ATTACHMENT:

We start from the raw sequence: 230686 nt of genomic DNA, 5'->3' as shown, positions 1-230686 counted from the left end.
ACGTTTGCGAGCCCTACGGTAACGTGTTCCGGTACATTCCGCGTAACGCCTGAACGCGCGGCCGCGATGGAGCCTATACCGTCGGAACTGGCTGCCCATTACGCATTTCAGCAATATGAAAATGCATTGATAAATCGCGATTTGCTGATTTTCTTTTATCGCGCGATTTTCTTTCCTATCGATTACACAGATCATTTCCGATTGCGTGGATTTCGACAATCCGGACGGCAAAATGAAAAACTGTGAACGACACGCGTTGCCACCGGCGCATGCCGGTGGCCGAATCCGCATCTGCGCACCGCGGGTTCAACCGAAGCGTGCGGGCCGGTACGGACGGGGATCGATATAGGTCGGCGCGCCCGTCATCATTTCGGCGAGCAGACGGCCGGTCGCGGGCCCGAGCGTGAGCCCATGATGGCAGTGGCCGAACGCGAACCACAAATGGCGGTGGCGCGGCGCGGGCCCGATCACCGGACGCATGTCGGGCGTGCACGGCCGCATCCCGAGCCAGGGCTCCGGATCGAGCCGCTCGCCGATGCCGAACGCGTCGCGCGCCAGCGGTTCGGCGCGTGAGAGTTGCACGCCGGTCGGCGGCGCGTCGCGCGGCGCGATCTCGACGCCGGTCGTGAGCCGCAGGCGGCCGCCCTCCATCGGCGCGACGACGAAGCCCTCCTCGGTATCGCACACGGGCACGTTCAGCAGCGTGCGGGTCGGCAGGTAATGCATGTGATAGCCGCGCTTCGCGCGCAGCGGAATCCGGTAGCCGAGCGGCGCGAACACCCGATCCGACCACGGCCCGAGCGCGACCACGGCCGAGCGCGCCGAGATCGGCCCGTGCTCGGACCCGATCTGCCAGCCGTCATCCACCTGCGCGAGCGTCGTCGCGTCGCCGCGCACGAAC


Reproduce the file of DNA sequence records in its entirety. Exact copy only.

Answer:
We start from the raw sequence: 230686 nt of genomic DNA, 5'->3' as shown, positions 1-230686 counted from the left end.
ACGTTTGCGAGCCCTACGGTAACGTGTTCCGGTACATTCCGCGTAACGCCTGAACGCGCGGCCGCGATGGAGCCTATACCGTCGGAACTGGCTGCCCATTACGCATTTCAGCAATATGAAAATGCATTGATAAATCGCGATTTGCTGATTTTCTTTTATCGCGCGATTTTCTTTCCTATCGATTACACAGATCATTTCCGATTGCGTGGATTTCGACAATCCGGACGGCAAAATGAAAAACTGTGAACGACACGCGTTGCCACCGGCGCATGCCGGTGGCCGAATCCGCATCTGCGCACCGCGGGTTCAACCGAAGCGTGCGGGCCGGTACGGACGGGGATCGATATAGGTCGGCGCGCCCGTCATCATTTCGGCGAGCAGACGGCCGGTCGCGGGCCCGAGCGTGAGCCCATGATGGCAGTGGCCGAACGCGAACCACAAATGGCGGTGGCGCGGCGCGGGCCCGATCACCGGACGCATGTCGGGCGTGCACGGCCGCATCCCGAGCCAGGGCTCCGGATCGAGCCGCTCGCCGATGCCGAACGCGTCGCGCGCCAGCGGTTCGGCGCGTGAGAGTTGCACGCCGGTCGGCGGCGCGTCGCGCGGCGCGATCTCGACGCCGGTCGTGAGCCGCAGGCGGCCGCCCTCCATCGGCGCGACGACGAAGCCCTCCTCGGTATCGCACACGGGCACGTTCAGCAGCGTGCGGGTCGGCAGGTAATGCATGTGATAGCCGCGCTTCGCGCGCAGCGGAATCCGGTAGCCGAGCGGCGCGAACACCCGATCCGACCACGGCCCGAGCGCGACCACGGCCGAGCGCGCCGAGATCGGCCCGTGCTCGGACCCGATCTGCCAGCCGTCATCCACCTGCGCGAGCGTCGTCGCGTCGCCGCGCACGAAC